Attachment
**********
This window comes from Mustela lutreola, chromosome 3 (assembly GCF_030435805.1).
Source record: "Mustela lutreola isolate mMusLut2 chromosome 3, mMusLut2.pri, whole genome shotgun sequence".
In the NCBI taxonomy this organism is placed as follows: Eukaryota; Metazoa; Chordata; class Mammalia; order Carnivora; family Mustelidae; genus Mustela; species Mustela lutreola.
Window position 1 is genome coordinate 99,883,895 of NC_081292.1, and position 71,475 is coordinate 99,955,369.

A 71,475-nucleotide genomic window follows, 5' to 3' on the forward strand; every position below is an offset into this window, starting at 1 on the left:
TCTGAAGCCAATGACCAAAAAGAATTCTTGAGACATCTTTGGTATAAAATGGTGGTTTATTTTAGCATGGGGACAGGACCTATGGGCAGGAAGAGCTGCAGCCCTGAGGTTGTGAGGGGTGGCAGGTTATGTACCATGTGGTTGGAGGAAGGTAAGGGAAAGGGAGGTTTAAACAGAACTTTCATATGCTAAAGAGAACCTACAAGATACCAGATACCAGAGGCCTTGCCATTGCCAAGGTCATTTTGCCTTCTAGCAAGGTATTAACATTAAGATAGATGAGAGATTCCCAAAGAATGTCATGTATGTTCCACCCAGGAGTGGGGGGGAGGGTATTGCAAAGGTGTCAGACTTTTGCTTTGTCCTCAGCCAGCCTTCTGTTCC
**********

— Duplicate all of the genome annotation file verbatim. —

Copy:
This window comes from Mustela lutreola, chromosome 3 (assembly GCF_030435805.1).
Source record: "Mustela lutreola isolate mMusLut2 chromosome 3, mMusLut2.pri, whole genome shotgun sequence".
In the NCBI taxonomy this organism is placed as follows: Eukaryota; Metazoa; Chordata; class Mammalia; order Carnivora; family Mustelidae; genus Mustela; species Mustela lutreola.
Window position 1 is genome coordinate 99,883,895 of NC_081292.1, and position 71,475 is coordinate 99,955,369.

A 71,475-nucleotide genomic window follows, 5' to 3' on the forward strand; every position below is an offset into this window, starting at 1 on the left:
TCTGAAGCCAATGACCAAAAAGAATTCTTGAGACATCTTTGGTATAAAATGGTGGTTTATTTTAGCATGGGGACAGGACCTATGGGCAGGAAGAGCTGCAGCCCTGAGGTTGTGAGGGGTGGCAGGTTATGTACCATGTGGTTGGAGGAAGGTAAGGGAAAGGGAGGTTTAAACAGAACTTTCATATGCTAAAGAGAACCTACAAGATACCAGATACCAGAGGCCTTGCCATTGCCAAGGTCATTTTGCCTTCTAGCAAGGTATTAACATTAAGATAGATGAGAGATTCCCAAAGAATGTCATGTATGTTCCACCCAGGAGTGGGGGGGAGGGTATTGCAAAGGTGTCAGACTTTTGCTTTGTCCTCAGCCAGCCTTCTGTTCC